Spontaneous Symmetry Breaking as a Basis of Particle Mass

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Electroweak theory joins electromagnetism with the weak force in a single quantum field theory, ascribing the two fundamental interactions--so different in their manifestations--to a common symmetry principle. How the electroweak gauge symmetry is hidden is one of the most urgent and challenging questions facing particle physics. The provisional answer incorporated in the ''standard model'' of particle physics was formulated in the 1960s by Higgs, by Brout & Englert, and by Guralnik, Hagen, & Kibble: The agent of electroweak symmetry breaking is an elementary scalar field whose self-interactions select a vacuum state in which the full electroweak symmetry is hidden, leaving ... continued below

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43 pages

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Quigg, Chris April 1, 2007.

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Electroweak theory joins electromagnetism with the weak force in a single quantum field theory, ascribing the two fundamental interactions--so different in their manifestations--to a common symmetry principle. How the electroweak gauge symmetry is hidden is one of the most urgent and challenging questions facing particle physics. The provisional answer incorporated in the ''standard model'' of particle physics was formulated in the 1960s by Higgs, by Brout & Englert, and by Guralnik, Hagen, & Kibble: The agent of electroweak symmetry breaking is an elementary scalar field whose self-interactions select a vacuum state in which the full electroweak symmetry is hidden, leaving a residual phase symmetry of electromagnetism. By analogy with the Meissner effect of the superconducting phase transition, the Higgs mechanism, as it is commonly known, confers masses on the weak force carriers W{sup {+-}} and Z. It also opens the door to masses for the quarks and leptons, and shapes the world around us. It is a good story--though an incomplete story--and we do not know how much of the story is true. Experiments that explore the Fermi scale (the energy regime around 1 TeV) during the next decade will put the electroweak theory to decisive test, and may uncover new elements needed to construct a more satisfying completion of the electroweak theory. The aim of this article is to set the stage by reporting what we know and what we need to know, and to set some ''Big Questions'' that will guide our explorations.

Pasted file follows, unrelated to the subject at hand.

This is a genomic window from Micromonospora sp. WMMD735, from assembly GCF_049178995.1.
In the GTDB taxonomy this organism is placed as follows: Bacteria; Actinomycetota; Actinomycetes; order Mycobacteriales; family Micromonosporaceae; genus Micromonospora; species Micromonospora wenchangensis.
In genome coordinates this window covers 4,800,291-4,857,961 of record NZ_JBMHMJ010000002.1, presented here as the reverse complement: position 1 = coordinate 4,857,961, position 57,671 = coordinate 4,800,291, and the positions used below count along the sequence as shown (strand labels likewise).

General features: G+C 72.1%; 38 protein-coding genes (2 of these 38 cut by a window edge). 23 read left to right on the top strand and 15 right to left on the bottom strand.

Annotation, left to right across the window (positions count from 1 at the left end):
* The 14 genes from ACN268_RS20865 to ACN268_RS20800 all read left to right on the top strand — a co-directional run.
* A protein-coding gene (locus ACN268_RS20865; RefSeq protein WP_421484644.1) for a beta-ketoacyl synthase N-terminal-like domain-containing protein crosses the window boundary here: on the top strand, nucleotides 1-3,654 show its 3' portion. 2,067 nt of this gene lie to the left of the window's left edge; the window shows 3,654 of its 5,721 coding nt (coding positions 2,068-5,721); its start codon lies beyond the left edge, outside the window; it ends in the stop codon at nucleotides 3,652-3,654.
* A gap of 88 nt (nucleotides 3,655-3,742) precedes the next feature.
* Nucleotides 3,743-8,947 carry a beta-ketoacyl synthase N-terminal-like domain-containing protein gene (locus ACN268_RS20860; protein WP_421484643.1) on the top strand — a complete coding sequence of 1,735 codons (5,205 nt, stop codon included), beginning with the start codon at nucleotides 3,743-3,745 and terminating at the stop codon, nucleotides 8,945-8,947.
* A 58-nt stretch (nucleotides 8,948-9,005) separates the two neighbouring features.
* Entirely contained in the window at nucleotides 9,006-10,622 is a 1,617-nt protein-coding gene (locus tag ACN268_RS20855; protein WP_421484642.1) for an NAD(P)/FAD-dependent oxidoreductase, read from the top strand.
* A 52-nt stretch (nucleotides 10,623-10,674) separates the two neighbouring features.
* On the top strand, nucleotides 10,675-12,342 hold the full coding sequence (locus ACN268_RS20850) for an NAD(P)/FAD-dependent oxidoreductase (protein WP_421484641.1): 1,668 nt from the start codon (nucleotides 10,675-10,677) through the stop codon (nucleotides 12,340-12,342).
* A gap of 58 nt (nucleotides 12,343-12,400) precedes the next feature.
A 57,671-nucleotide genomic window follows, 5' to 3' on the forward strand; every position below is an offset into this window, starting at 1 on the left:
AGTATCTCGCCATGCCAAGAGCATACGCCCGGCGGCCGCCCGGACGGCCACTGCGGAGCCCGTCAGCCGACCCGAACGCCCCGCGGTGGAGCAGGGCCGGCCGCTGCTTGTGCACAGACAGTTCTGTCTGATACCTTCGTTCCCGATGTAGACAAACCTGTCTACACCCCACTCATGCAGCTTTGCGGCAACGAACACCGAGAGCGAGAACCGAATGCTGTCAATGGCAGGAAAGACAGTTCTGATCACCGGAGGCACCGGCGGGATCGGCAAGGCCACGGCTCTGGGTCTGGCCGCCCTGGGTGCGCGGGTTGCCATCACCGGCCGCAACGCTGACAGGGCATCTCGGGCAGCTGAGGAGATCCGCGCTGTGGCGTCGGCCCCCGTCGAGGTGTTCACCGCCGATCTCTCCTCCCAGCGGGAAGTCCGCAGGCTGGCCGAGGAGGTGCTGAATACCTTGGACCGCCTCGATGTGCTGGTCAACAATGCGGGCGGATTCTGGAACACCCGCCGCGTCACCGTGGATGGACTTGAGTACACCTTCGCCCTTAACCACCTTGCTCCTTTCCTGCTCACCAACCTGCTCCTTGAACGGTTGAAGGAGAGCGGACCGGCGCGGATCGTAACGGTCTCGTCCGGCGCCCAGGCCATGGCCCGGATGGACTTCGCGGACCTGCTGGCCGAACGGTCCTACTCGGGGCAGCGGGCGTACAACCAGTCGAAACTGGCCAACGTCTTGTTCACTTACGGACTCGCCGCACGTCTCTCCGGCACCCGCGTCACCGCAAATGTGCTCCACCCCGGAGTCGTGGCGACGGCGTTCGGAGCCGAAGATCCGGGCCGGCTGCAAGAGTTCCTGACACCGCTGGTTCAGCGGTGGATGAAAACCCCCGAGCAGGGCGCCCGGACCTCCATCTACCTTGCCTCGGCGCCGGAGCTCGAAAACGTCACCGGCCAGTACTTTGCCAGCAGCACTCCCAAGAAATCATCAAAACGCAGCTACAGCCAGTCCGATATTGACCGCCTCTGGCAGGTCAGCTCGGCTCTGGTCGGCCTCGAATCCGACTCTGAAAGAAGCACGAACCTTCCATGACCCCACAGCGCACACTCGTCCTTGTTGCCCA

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43 pages

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  • Journal Name: Rept.Prog.Phys.70:1019-1054,2007

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  • Report No.: FERMILAB-PUB-07-030-T
  • Grant Number: AC02-07CH11359
  • DOI: 10.1088/0034-4885/70/7/R01 | External Link
  • Office of Scientific & Technical Information Report Number: 902541
  • Archival Resource Key: ark:/67531/metadc882039

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Office of Scientific & Technical Information Technical Reports

Reports, articles and other documents harvested from the Office of Scientific and Technical Information.

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  • April 1, 2007

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  • Sept. 22, 2016, 2:13 a.m.

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  • July 26, 2017, 10:05 a.m.

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Quigg, Chris. Spontaneous Symmetry Breaking as a Basis of Particle Mass, article, April 1, 2007; Batavia, Illinois. (digital.library.unt.edu/ark:/67531/metadc882039/: accessed October 15, 2018), University of North Texas Libraries, Digital Library, digital.library.unt.edu; crediting UNT Libraries Government Documents Department.